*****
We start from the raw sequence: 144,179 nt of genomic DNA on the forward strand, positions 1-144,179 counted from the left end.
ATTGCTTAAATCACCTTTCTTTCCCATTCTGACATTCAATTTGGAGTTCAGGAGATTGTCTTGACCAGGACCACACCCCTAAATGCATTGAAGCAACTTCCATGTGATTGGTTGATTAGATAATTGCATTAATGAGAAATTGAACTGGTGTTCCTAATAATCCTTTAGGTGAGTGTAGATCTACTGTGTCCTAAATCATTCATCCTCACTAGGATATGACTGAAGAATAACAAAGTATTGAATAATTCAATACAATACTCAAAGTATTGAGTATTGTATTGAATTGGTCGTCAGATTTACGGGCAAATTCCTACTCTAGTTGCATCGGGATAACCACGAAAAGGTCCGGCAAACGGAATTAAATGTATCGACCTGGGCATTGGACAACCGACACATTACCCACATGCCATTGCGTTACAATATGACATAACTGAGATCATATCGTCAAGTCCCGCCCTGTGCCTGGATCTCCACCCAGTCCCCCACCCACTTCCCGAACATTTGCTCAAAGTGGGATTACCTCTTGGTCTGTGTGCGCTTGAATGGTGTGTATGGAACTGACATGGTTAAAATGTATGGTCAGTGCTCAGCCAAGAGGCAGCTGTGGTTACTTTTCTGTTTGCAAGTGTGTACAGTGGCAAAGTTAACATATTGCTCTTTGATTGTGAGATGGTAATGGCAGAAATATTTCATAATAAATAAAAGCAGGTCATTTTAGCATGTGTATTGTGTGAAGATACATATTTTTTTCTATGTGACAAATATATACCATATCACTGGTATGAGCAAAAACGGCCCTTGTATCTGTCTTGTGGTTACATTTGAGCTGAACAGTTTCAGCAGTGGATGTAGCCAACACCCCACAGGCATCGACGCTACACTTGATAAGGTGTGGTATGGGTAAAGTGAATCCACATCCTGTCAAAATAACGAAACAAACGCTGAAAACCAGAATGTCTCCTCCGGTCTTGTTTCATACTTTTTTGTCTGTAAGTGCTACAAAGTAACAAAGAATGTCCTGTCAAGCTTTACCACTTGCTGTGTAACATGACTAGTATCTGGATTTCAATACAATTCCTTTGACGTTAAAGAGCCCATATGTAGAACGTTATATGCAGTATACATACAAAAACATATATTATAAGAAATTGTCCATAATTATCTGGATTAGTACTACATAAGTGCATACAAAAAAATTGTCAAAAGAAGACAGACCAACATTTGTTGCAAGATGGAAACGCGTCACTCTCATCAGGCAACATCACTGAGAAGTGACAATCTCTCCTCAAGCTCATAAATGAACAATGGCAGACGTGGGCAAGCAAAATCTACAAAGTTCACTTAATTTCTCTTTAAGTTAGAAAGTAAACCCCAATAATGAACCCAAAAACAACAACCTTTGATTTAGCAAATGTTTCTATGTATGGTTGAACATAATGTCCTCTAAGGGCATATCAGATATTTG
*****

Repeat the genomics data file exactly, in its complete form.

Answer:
We start from the raw sequence: 144,179 nt of genomic DNA on the forward strand, positions 1-144,179 counted from the left end.
ATTGCTTAAATCACCTTTCTTTCCCATTCTGACATTCAATTTGGAGTTCAGGAGATTGTCTTGACCAGGACCACACCCCTAAATGCATTGAAGCAACTTCCATGTGATTGGTTGATTAGATAATTGCATTAATGAGAAATTGAACTGGTGTTCCTAATAATCCTTTAGGTGAGTGTAGATCTACTGTGTCCTAAATCATTCATCCTCACTAGGATATGACTGAAGAATAACAAAGTATTGAATAATTCAATACAATACTCAAAGTATTGAGTATTGTATTGAATTGGTCGTCAGATTTACGGGCAAATTCCTACTCTAGTTGCATCGGGATAACCACGAAAAGGTCCGGCAAACGGAATTAAATGTATCGACCTGGGCATTGGACAACCGACACATTACCCACATGCCATTGCGTTACAATATGACATAACTGAGATCATATCGTCAAGTCCCGCCCTGTGCCTGGATCTCCACCCAGTCCCCCACCCACTTCCCGAACATTTGCTCAAAGTGGGATTACCTCTTGGTCTGTGTGCGCTTGAATGGTGTGTATGGAACTGACATGGTTAAAATGTATGGTCAGTGCTCAGCCAAGAGGCAGCTGTGGTTACTTTTCTGTTTGCAAGTGTGTACAGTGGCAAAGTTAACATATTGCTCTTTGATTGTGAGATGGTAATGGCAGAAATATTTCATAATAAATAAAAGCAGGTCATTTTAGCATGTGTATTGTGTGAAGATACATATTTTTTTCTATGTGACAAATATATACCATATCACTGGTATGAGCAAAAACGGCCCTTGTATCTGTCTTGTGGTTACATTTGAGCTGAACAGTTTCAGCAGTGGATGTAGCCAACACCCCACAGGCATCGACGCTACACTTGATAAGGTGTGGTATGGGTAAAGTGAATCCACATCCTGTCAAAATAACGAAACAAACGCTGAAAACCAGAATGTCTCCTCCGGTCTTGTTTCATACTTTTTTGTCTGTAAGTGCTACAAAGTAACAAAGAATGTCCTGTCAAGCTTTACCACTTGCTGTGTAACATGACTAGTATCTGGATTTCAATACAATTCCTTTGACGTTAAAGAGCCCATATGTAGAACGTTATATGCAGTATACATACAAAAACATATATTATAAGAAATTGTCCATAATTATCTGGATTAGTACTACATAAGTGCATACAAAAAAATTGTCAAAAGAAGACAGACCAACATTTGTTGCAAGATGGAAACGCGTCACTCTCATCAGGCAACATCACTGAGAAGTGACAATCTCTCCTCAAGCTCATAAATGAACAATGGCAGACGTGGGCAAGCAAAATCTACAAAGTTCACTTAATTTCTCTTTAAGTTAGAAAGTAAACCCCAATAATGAACCCAAAAACAACAACCTTTGATTTAGCAAATGTTTCTATGTATGGTTGAACATAATGTCCTCTAAGGGCATATCAGATATTTG